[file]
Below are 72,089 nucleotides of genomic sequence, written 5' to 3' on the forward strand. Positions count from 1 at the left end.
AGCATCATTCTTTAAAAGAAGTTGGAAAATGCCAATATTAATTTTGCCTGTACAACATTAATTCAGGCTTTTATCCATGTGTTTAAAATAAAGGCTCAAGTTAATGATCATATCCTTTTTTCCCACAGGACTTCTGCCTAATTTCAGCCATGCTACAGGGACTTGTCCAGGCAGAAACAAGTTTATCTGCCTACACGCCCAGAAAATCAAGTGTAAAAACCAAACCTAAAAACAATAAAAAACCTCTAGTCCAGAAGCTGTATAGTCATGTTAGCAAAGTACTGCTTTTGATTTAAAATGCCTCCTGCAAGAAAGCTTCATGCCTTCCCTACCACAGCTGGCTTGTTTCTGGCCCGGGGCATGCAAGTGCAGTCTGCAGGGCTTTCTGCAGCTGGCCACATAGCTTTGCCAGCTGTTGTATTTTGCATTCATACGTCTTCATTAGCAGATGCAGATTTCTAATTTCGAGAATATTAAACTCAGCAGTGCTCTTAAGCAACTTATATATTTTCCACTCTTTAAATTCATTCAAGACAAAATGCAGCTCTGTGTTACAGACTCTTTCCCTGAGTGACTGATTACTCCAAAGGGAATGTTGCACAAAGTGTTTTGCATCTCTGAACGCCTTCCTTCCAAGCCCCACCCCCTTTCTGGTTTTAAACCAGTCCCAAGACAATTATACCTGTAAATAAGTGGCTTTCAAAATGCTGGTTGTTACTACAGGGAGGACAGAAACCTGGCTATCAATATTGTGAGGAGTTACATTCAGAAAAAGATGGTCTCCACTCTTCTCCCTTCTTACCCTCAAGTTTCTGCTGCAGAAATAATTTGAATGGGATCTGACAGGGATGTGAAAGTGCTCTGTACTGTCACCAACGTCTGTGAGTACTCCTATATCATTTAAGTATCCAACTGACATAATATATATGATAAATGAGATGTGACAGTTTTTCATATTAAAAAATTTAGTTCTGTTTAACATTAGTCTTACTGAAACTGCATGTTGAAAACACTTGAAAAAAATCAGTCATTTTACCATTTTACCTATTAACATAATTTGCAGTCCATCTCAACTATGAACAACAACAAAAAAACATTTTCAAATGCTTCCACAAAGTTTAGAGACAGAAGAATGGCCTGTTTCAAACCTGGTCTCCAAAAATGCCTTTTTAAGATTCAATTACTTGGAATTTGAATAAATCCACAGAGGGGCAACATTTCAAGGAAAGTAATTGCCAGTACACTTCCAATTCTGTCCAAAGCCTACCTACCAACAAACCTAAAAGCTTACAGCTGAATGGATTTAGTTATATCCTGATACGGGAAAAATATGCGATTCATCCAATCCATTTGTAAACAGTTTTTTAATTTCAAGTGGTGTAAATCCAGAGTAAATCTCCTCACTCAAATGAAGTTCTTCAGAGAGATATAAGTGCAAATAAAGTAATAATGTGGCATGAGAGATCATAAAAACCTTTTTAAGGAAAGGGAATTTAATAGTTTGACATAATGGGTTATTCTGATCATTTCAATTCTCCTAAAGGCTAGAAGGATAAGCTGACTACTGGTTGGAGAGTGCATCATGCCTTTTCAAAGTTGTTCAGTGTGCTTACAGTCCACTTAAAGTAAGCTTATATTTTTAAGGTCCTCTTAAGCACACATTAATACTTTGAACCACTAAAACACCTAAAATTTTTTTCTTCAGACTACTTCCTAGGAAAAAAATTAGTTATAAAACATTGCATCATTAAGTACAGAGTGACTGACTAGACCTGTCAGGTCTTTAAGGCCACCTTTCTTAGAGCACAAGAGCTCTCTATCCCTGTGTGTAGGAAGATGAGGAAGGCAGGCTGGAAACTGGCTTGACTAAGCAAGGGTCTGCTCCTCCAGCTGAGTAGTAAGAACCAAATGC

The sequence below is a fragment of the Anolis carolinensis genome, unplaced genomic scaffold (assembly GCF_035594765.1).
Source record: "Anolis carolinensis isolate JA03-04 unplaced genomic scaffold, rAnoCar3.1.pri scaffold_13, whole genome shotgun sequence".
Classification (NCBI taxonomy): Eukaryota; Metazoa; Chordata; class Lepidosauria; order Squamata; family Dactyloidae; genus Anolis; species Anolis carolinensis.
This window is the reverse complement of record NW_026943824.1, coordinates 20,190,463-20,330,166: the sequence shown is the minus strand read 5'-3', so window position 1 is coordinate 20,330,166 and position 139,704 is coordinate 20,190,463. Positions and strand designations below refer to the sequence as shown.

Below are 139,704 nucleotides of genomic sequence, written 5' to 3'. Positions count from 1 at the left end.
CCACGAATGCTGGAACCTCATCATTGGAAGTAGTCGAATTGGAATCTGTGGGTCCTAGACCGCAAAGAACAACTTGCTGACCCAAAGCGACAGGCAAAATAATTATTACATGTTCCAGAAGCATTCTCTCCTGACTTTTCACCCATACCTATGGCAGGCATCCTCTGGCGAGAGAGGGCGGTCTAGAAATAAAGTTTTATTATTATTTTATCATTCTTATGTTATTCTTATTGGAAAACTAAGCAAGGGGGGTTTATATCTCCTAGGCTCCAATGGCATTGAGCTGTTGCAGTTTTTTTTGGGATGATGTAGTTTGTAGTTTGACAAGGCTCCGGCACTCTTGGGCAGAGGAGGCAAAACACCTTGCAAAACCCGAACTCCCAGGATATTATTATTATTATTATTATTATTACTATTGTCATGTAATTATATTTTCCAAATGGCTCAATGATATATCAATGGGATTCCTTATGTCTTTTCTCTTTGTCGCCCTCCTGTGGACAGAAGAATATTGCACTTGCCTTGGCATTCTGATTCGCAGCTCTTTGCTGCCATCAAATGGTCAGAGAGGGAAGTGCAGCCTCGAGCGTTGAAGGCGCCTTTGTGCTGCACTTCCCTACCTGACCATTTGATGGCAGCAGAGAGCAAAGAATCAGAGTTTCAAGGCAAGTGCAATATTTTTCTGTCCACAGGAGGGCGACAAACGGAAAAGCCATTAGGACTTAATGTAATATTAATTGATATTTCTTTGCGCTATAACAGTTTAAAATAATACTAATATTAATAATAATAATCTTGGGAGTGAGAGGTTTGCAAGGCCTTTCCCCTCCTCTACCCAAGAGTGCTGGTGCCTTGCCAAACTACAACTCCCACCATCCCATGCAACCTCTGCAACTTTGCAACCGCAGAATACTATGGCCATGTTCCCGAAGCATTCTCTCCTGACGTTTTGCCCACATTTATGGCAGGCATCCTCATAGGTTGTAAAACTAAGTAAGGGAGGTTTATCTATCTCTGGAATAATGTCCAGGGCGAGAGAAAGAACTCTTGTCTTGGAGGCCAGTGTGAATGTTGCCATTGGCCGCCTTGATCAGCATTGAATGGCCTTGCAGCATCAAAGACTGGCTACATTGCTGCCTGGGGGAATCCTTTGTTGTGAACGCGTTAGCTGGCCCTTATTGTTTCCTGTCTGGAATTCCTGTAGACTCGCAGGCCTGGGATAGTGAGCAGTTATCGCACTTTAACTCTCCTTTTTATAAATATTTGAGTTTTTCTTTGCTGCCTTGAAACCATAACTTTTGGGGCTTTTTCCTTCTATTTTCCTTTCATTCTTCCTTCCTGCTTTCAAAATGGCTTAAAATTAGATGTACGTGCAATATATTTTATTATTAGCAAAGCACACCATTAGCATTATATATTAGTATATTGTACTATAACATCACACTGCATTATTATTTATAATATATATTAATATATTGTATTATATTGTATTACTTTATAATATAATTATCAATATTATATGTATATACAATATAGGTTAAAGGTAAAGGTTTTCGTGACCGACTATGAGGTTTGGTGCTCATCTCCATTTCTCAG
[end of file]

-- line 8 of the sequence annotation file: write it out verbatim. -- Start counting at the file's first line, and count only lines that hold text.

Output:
CCACGAATGCTGGAACCTCATCATTGGAAGTAGTCGAATTGGAATCTGTGGGTCCTAGACCGCAAAGAACAACTTGCTGACCCAAAGCGACAGGCAAAATAATTATTACATGTTCCAGAAGCATTCTCTCCTGACTTTTCACCCATACCTATGGCAGGCATCCTCTGGCGAGAGAGGGCGGTCTAGAAATAAAGTTTTATTATTATTTTATCATTCTTATGTTATTCTTATTGGAAAACTAAGCAAGGGGGGTTTATATCTCCTAGGCTCCAATGGCATTGAGCTGTTGCAGTTTTTTTTGGGATGATGTAGTTTGTAGTTTGACAAGGCTCCGGCACTCTTGGGCAGAGGAGGCAAAACACCTTGCAAAACCCGAACTCCCAGGATATTATTATTATTATTATTATTATTACTATTGTCATGTAATTATATTTTCCAAATGGCTCAATGATATATCAATGGGATTCCTTATGTCTTTTCTCTTTGTCGCCCTCCTGTGGACAGAAGAATATTGCACTTGCCTTGGCATTCTGATTCGCAGCTCTTTGCTGCCATCAAATGGTCAGAGAGGGAAGTGCAGCCTCGAGCGTTGAAGGCGCCTTTGTGCTGCACTTCCCTACCTGACCATTTGATGGCAGCAGAGAGCAAAGAATCAGAGTTTCAAGGCAAGTGCAATATTTTTCTGTCCACAGGAGGGCGACAAACGGAAAAGCCATTAGGACTTAATGTAATATTAATTGATATTTCTTTGCGCTATAACAGTTTAAAATAATACTAATATTAATAATAATAATCTTGGGAGTGAGAGGTTTGCAAGGCCTTTCCCCTCCTCTACCCAAGAGTGCTGGTGCCTTGCCAAACTACAACTCCCACCATCCCATGCAACCTCTGCAACTTTGCAACCGCAGAATACTATGGCCATGTTCCCGAAGCATTCTCTCCTGACGTTTTGCCCACATTTATGGCAGGCATCCTCATAGGTTGTAAAACTAAGTAAGGGAGGTTTATCTATCTCTGGAATAATGTCCAGGGCGAGAGAAAGAACTCTTGTCTTGGAGGCCAGTGTGAATGTTGCCATTGGCCGCCTTGATCAGCATTGAATGGCCTTGCAGCATCAAAGACTGGCTACATTGCTGCCTGGGGGAATCCTTTGTTGTGAACGCGTTAGCTGGCCCTTATTGTTTCCTGTCTGGAATTCCTGTAGACTCGCAGGCCTGGGATAGTGAGCAGTTATCGCACTTTAACTCTCCTTTTTATAAATATTTGAGTTTTTCTTTGCTGCCTTGAAACCATAACTTTTGGGGCTTTTTCCTTCTATTTTCCTTTCATTCTTCCTTCCTGCTTTCAAAATGGCTTAAAATTAGATGTACGTGCAATATATTTTATTATTAGCAAAGCACACCATTAGCATTATATATTAGTATATTGTACTATAACATCACACTGCATTATTATTTATAATATATATTAATATATTGTATTATATTGTATTACTTTATAATATAATTATCAATATTATATGTATATACAATATAGGTTAAAGGTAAAGGTTTTCGTGACCGACTATGAGGTTTGGTGCTCATCTCCATTTCTCAG